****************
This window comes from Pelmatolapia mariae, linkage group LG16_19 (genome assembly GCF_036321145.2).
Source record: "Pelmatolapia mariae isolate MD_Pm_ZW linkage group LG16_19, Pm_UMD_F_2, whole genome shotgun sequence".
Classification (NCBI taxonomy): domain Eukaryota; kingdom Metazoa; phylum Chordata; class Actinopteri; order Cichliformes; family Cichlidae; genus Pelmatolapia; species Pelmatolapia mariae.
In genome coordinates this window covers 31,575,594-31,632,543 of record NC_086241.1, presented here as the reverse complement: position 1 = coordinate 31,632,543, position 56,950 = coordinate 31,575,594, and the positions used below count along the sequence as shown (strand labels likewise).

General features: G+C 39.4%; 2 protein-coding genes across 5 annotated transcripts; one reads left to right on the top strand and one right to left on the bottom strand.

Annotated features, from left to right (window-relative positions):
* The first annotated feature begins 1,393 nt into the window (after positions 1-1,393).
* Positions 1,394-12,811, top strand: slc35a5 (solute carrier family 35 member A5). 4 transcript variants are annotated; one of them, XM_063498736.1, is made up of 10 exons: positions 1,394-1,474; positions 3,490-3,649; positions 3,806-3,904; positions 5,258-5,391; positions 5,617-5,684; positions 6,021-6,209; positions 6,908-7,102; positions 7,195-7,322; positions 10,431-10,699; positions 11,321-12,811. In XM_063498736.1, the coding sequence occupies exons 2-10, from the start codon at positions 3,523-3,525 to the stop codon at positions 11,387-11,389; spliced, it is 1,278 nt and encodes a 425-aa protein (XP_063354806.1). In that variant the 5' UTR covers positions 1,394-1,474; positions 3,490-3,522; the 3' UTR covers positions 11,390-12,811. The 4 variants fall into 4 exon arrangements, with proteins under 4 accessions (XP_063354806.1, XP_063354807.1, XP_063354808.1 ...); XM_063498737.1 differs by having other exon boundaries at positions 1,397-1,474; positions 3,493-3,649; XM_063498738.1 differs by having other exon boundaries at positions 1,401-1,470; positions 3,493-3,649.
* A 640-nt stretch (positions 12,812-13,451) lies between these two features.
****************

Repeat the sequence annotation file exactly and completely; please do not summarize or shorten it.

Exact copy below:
This window comes from Pelmatolapia mariae, linkage group LG16_19 (genome assembly GCF_036321145.2).
Source record: "Pelmatolapia mariae isolate MD_Pm_ZW linkage group LG16_19, Pm_UMD_F_2, whole genome shotgun sequence".
Classification (NCBI taxonomy): domain Eukaryota; kingdom Metazoa; phylum Chordata; class Actinopteri; order Cichliformes; family Cichlidae; genus Pelmatolapia; species Pelmatolapia mariae.
In genome coordinates this window covers 31,575,594-31,632,543 of record NC_086241.1, presented here as the reverse complement: position 1 = coordinate 31,632,543, position 56,950 = coordinate 31,575,594, and the positions used below count along the sequence as shown (strand labels likewise).

General features: G+C 39.4%; 2 protein-coding genes across 5 annotated transcripts; one reads left to right on the top strand and one right to left on the bottom strand.

Annotated features, from left to right (window-relative positions):
* The first annotated feature begins 1,393 nt into the window (after positions 1-1,393).
* Positions 1,394-12,811, top strand: slc35a5 (solute carrier family 35 member A5). 4 transcript variants are annotated; one of them, XM_063498736.1, is made up of 10 exons: positions 1,394-1,474; positions 3,490-3,649; positions 3,806-3,904; positions 5,258-5,391; positions 5,617-5,684; positions 6,021-6,209; positions 6,908-7,102; positions 7,195-7,322; positions 10,431-10,699; positions 11,321-12,811. In XM_063498736.1, the coding sequence occupies exons 2-10, from the start codon at positions 3,523-3,525 to the stop codon at positions 11,387-11,389; spliced, it is 1,278 nt and encodes a 425-aa protein (XP_063354806.1). In that variant the 5' UTR covers positions 1,394-1,474; positions 3,490-3,522; the 3' UTR covers positions 11,390-12,811. The 4 variants fall into 4 exon arrangements, with proteins under 4 accessions (XP_063354806.1, XP_063354807.1, XP_063354808.1 ...); XM_063498737.1 differs by having other exon boundaries at positions 1,397-1,474; positions 3,493-3,649; XM_063498738.1 differs by having other exon boundaries at positions 1,401-1,470; positions 3,493-3,649.
* A 640-nt stretch (positions 12,812-13,451) lies between these two features.